Chicago voters have approved a ballot referendum authorizing the city to move forward with municipal aggregation, wherein the city will buy electricity on behalf of close to one million residents.
City officials had promoted aggregation primarily as a way to save money for ratepayers, compared to the rates they would have been paying to get electricity through the utility ComEd. Meanwhile popular support for aggregation was driven largely by the hope that it will facilitate the purchase of more renewable energy and ideally the creation of new renewable generation.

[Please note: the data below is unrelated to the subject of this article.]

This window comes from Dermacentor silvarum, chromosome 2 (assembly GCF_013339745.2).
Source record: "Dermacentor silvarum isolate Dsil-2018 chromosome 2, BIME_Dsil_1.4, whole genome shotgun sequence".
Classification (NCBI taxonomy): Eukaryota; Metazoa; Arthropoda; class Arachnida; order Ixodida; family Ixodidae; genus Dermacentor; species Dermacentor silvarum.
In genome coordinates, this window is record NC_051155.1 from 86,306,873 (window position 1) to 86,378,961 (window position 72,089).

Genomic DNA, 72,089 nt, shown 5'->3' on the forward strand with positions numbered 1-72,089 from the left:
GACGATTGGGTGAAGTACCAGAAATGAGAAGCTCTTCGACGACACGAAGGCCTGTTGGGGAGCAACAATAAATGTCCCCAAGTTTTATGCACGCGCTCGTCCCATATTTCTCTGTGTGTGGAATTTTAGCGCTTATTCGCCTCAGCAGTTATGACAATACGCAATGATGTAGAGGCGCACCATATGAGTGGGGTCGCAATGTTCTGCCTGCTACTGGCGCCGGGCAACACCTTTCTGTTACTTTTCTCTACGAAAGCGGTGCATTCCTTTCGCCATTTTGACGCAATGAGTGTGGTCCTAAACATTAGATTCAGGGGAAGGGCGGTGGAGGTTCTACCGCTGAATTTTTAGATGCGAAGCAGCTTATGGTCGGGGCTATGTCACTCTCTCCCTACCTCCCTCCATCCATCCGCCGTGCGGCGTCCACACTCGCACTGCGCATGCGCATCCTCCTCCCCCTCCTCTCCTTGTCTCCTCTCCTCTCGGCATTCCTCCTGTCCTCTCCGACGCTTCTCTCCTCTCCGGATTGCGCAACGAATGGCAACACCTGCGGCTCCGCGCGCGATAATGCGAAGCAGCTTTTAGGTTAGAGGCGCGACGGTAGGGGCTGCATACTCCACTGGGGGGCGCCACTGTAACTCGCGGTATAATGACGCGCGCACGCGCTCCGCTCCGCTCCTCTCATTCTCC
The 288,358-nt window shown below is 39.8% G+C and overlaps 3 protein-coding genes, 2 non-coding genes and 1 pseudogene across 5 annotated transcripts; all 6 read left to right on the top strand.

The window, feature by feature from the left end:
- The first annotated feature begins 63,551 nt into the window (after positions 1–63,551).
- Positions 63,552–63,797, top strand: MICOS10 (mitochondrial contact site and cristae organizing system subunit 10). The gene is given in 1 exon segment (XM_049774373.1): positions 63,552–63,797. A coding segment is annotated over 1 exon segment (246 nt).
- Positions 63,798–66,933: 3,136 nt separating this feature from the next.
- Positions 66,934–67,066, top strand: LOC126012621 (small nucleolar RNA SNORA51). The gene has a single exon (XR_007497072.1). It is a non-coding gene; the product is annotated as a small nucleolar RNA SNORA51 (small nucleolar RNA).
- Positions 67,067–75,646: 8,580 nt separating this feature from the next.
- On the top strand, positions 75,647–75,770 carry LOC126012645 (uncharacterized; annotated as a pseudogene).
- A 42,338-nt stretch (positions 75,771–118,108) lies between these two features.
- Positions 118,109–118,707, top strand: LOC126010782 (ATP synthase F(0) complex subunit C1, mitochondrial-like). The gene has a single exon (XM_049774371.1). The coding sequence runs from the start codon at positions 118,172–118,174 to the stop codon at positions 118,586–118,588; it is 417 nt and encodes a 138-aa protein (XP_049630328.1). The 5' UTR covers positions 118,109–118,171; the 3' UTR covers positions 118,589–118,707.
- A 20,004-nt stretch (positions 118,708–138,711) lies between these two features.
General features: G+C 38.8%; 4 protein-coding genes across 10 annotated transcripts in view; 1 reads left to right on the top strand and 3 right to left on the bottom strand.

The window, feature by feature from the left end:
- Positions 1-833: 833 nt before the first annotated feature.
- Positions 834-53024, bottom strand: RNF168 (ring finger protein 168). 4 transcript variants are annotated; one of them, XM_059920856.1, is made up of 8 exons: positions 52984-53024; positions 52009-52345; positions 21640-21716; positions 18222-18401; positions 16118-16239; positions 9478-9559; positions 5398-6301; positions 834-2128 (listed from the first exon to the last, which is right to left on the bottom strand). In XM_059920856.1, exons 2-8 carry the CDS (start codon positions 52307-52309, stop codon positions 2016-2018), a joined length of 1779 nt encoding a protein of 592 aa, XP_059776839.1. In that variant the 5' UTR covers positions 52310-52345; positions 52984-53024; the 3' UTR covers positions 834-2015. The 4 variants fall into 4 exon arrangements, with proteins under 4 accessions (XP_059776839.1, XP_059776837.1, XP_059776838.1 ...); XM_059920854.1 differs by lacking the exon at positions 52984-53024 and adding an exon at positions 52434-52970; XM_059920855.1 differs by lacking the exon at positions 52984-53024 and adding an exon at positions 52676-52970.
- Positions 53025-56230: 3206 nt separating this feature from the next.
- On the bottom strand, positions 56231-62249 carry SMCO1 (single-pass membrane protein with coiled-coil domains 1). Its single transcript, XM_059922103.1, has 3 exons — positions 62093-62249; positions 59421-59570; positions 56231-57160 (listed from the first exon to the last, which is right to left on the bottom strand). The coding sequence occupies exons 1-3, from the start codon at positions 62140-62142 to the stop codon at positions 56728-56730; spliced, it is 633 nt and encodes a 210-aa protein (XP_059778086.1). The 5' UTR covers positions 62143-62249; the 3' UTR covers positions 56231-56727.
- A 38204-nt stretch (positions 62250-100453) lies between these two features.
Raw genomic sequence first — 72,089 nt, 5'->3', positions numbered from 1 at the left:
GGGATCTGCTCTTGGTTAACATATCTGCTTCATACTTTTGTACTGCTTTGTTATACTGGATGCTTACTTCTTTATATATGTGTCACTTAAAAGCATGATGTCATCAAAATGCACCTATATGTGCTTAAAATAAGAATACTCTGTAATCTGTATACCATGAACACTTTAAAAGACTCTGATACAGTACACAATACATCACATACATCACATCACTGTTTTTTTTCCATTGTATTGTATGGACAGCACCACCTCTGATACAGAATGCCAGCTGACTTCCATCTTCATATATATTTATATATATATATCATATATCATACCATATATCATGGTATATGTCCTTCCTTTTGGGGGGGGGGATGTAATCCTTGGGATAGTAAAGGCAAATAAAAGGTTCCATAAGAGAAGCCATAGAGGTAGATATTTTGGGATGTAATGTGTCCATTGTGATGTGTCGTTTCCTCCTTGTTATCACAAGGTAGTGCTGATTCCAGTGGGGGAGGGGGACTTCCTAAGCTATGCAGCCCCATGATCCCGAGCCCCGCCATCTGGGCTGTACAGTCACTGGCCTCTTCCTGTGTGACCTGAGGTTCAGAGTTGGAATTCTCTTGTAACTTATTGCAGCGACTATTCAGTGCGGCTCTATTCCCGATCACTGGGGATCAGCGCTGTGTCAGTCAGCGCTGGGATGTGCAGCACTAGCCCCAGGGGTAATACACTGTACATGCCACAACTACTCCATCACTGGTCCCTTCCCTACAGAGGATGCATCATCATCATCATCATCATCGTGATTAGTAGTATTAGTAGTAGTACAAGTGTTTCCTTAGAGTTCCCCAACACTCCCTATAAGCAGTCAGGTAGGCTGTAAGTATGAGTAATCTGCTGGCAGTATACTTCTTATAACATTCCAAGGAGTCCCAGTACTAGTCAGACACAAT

Unofficial returns from the Chicago Board of Elections show the measure passing with 56 percent approval.
Voters in 221 Illinois municipalities also faced ballot referendums dealing with aggregation Tuesday.
Electricity aggregation referenda were also on the way to passing in a number of Chicago suburbs, including the south and west side working class suburbs of Hillside, Chicago Heights, Country Club Hills and Calumet City; and well-off northern suburbs including Glenview and Inverness. The vote was close in other Chicago suburbs, including the south side towns of Blue Island and Dolton.
Since the state legislature passed a law allowing municipal aggregation in 2009, more than 250 communities have taken that route.
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